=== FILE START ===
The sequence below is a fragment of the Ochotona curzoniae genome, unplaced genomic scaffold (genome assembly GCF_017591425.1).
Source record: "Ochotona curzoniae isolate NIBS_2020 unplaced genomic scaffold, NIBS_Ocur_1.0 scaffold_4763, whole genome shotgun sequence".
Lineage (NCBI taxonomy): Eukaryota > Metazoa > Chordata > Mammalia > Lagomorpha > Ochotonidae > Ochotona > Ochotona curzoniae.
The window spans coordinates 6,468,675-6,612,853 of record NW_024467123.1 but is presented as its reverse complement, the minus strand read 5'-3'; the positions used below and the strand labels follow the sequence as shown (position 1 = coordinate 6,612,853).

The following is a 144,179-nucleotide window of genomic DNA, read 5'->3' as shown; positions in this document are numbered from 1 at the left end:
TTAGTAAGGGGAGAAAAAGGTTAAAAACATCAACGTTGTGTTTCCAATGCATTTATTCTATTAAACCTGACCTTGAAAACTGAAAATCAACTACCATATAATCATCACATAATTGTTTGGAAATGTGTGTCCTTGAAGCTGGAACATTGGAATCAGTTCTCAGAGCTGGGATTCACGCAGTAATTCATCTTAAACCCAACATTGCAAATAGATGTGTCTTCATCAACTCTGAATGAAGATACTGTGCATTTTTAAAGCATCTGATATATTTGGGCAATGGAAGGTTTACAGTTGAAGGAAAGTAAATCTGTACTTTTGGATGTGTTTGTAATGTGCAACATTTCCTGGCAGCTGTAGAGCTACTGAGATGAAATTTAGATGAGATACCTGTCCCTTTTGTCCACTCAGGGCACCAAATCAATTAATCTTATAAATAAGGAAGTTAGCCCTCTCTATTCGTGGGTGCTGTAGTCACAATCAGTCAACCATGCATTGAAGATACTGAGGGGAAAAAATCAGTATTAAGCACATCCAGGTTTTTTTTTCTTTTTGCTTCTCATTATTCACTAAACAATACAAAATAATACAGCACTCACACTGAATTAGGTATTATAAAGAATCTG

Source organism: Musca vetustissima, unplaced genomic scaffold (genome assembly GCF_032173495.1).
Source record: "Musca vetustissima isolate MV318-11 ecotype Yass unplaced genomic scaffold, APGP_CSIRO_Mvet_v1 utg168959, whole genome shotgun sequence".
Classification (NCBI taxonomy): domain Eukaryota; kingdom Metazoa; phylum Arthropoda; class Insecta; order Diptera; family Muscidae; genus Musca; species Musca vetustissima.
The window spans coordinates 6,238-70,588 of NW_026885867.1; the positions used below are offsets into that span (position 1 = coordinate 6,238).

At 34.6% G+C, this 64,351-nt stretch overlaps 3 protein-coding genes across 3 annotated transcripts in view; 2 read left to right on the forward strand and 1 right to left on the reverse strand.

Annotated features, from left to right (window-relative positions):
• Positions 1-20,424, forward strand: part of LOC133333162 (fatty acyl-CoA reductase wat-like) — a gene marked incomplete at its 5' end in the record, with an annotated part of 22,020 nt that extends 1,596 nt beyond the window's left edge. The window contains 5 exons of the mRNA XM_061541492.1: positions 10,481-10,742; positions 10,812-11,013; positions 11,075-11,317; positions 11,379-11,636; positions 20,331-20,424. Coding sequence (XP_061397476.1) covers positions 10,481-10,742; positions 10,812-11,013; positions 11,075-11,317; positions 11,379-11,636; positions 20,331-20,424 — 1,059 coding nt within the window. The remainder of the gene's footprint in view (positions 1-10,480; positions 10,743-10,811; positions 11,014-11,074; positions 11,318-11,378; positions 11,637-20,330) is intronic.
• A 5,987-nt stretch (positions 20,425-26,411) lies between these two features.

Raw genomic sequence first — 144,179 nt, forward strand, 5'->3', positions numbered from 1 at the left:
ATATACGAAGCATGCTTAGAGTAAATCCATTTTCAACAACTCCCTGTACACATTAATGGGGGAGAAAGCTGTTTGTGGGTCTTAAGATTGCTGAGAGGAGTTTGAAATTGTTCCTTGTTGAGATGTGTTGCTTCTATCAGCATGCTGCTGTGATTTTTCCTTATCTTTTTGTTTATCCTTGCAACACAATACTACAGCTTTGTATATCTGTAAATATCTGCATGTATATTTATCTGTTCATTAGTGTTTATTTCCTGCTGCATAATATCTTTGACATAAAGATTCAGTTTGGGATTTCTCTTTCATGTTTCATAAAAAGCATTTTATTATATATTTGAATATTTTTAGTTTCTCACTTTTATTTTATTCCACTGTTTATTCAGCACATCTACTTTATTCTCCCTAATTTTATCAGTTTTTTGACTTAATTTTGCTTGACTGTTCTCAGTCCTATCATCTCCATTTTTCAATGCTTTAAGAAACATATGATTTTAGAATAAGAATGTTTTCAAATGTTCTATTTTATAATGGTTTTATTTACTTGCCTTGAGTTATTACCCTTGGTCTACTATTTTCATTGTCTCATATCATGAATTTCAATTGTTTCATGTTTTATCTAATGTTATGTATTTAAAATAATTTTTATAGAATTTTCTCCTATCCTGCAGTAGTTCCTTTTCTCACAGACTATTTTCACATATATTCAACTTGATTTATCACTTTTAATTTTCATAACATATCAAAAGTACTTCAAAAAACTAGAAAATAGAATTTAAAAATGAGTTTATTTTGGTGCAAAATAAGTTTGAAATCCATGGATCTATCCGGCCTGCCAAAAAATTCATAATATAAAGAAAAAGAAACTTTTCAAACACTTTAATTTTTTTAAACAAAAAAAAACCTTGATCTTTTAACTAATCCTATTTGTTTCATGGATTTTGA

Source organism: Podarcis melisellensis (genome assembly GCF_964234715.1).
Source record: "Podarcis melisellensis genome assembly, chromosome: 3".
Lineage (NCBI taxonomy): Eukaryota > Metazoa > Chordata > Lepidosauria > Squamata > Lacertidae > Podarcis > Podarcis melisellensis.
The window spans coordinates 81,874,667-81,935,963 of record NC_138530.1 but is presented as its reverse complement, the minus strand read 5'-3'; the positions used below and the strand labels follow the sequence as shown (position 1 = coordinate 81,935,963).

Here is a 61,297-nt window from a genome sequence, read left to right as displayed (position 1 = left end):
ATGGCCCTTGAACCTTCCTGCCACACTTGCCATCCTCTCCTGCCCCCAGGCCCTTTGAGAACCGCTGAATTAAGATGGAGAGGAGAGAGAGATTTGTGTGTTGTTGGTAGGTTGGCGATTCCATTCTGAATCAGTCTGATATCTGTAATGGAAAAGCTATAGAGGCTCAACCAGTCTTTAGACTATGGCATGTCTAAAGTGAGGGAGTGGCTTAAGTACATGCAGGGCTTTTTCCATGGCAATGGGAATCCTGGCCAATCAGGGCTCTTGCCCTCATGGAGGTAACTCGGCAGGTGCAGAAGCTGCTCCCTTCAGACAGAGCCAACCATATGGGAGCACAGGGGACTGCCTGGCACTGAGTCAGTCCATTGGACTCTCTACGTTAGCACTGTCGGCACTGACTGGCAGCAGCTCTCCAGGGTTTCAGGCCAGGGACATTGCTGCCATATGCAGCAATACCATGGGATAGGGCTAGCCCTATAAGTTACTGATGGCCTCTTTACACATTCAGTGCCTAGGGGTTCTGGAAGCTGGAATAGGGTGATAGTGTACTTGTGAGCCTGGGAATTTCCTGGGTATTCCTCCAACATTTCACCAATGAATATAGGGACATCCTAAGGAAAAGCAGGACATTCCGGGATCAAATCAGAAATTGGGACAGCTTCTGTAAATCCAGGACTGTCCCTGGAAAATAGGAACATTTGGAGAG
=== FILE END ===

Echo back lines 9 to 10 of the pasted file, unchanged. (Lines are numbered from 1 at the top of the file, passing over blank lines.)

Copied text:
Classification (NCBI taxonomy): domain Eukaryota; kingdom Metazoa; phylum Arthropoda; class Insecta; order Diptera; family Muscidae; genus Musca; species Musca vetustissima.
The window spans coordinates 6,238-70,588 of NW_026885867.1; the positions used below are offsets into that span (position 1 = coordinate 6,238).